For many people, staircases are the main route between floors of a building.
Unfortunately, they may also be one of the worst things you can do to your knees, especially if you have any kind of joint problems or if you regularly participate in activities that require strong knee muscles, such as basketball and running.
The answer to the question, are stairs bad for your knees is, yes and no, although depending on the type of staircase you’re talking about, it can be one or the other.
A lot of people are afraid to climb stairs because they don’t want to hurt their knees, but with proper exercise and training, staircases may be good for your knees instead of bad. Let’s talk about why that might be the case.
This can cause discomfort and pain in the short term and even chronic knee issues in the long term.
Keep reading this article to learn more about how staircases may be bad for your knees!
Some of your joints (like your knee) will become more susceptible to injury as you age.
And, if you already have joint issues, walking up and down stairs could potentially make things worse.
If you want to maintain healthy mobility—and stave off further joint damage—limit climbing to one flight at a time (preferably using an elevator or ramp).
Or, better yet: use a lower-impact exercise like walking or swimming instead.
With just a little bit of planning, you can safely burn calories and stay in shape without stressing out knee joints!
Although there’s no one specific cause of knee pain while walking upstairs, there are several factors that can lead to joint discomfort.
For example, if you have a bone spur or loose cartilage, it can make it difficult to get up and down steps without pain.
Stairs also tend to be steep and unforgiving on joints; when you walk up a staircase, each step is about four inches tall, with very little in-between support from your toes to your knee.
Your body must make micro-adjustments with every step you take—the knee joint has two major bones (femur and tibia) that are each hinged together by ligaments and muscles in order to function correctly.
One of the most common causes of knee pain when going downstairs is because you’re trying to pick up too much speed at once.
While there are a number of different ways to address knee pain, it often stems from improper movement and poor posture when bending or squatting.
A set of stairs or a large hill can test even an athlete’s limits, which is why it’s so important to always pay attention to proper form.
Going down hills should never force you into a rapid descent; instead, let gravity do its work and allow yourself time to hit solid footing on each step before lowering yourself into another squat.
If you try descending in one go, there’s no stopping point—your momentum will just keep carrying you forward.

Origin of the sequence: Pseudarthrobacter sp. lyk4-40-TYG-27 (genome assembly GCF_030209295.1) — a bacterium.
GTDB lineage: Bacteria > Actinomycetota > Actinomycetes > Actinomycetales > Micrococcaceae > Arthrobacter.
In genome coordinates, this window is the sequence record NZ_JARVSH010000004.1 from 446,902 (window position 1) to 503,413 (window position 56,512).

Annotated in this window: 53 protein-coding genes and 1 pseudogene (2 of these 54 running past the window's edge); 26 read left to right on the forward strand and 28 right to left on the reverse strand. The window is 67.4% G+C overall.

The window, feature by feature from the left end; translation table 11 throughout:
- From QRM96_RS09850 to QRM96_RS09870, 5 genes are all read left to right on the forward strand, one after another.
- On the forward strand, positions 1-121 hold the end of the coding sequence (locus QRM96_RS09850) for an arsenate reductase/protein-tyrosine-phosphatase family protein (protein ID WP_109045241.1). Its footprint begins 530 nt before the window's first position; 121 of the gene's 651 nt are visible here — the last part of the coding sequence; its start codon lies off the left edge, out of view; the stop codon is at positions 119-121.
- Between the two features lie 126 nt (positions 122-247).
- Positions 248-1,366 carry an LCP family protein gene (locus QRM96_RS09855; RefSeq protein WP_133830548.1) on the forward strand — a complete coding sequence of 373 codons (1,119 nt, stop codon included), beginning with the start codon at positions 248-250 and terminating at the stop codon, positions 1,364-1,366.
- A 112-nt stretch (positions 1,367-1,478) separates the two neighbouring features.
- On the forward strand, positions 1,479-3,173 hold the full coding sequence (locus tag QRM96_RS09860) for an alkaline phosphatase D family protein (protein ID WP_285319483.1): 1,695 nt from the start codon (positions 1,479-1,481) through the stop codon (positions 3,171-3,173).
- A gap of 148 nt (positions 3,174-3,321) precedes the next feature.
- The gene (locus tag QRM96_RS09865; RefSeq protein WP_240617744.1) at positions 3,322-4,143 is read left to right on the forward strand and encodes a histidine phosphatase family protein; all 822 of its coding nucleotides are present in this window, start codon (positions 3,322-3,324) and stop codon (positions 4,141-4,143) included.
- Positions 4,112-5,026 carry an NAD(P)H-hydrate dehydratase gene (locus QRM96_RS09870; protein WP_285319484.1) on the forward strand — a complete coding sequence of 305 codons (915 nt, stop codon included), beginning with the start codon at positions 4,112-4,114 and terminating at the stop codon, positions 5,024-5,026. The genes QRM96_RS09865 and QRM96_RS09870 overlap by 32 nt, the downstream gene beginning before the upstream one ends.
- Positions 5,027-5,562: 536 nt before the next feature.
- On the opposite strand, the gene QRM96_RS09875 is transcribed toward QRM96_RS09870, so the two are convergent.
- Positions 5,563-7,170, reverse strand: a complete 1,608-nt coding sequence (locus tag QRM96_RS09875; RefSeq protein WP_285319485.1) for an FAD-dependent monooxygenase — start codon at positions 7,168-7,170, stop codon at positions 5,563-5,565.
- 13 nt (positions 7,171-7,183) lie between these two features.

Low-impact exercise options are best to ease pain associated with knee arthritis, according to Everyday Health.
Low-impact exercises can help strengthen and tone muscles around achy joints without jostling them too much, which can further aggravate stiffness and swelling. Water exercises are particularly beneficial.
A pool or spa offers buoyancy that eases pressure on arthritic limbs while also encouraging them to move in their full range of motion without generating jarring impacts.
Aquatic activities such as swimming, water aerobics, and even simply walking on a treadmill in water provide ample resistance and weight support for physical therapy routines yet still give joints room to move freely during rehabilitation.
Other low-impact exercises include cycling, rowing, and elliptical workouts. Even strength training is easier on joints when done at lower weights; try using light dumbbells instead of heavy barbells when doing bench presses or squats.
Stair climbing is another common activity that puts extra stress on knees—especially if you’re carrying extra weight—and should be avoided if possible.
If you have no choice but to climb stairs regularly, take breaks whenever possible by standing off to one side (rather than holding onto a handrail) and pausing at each landing so that your legs don’t have to work harder than necessary.
Related Post: 8 Best Types Of Cardio For Bad Knees
You can strengthen your knee joints by working on flexibility and strength exercises to help it better deal with activities of daily living and sports.
A solid strength-training program will not only improve muscle development, but it’ll also enhance joint mobility, which is important for helping to reduce pain.
So let’s not waste any time and jump right into the 5 best exercises you can be doing to strengthen your knees.
There are several simple exercises that can help strengthen weak knee muscles.
Your leg’s quadriceps, or quads—made up of four muscle groups along the front of your thigh—help extend and straighten your knee.
If you find yourself experiencing pain in one or both knees, chances are that it’s because you’re having trouble activating your quads.
Stair climbing requires significantly more quad strength than walking on a flat surface because it involves lifting and swinging each leg upward, which can exacerbate knee pain if not done properly.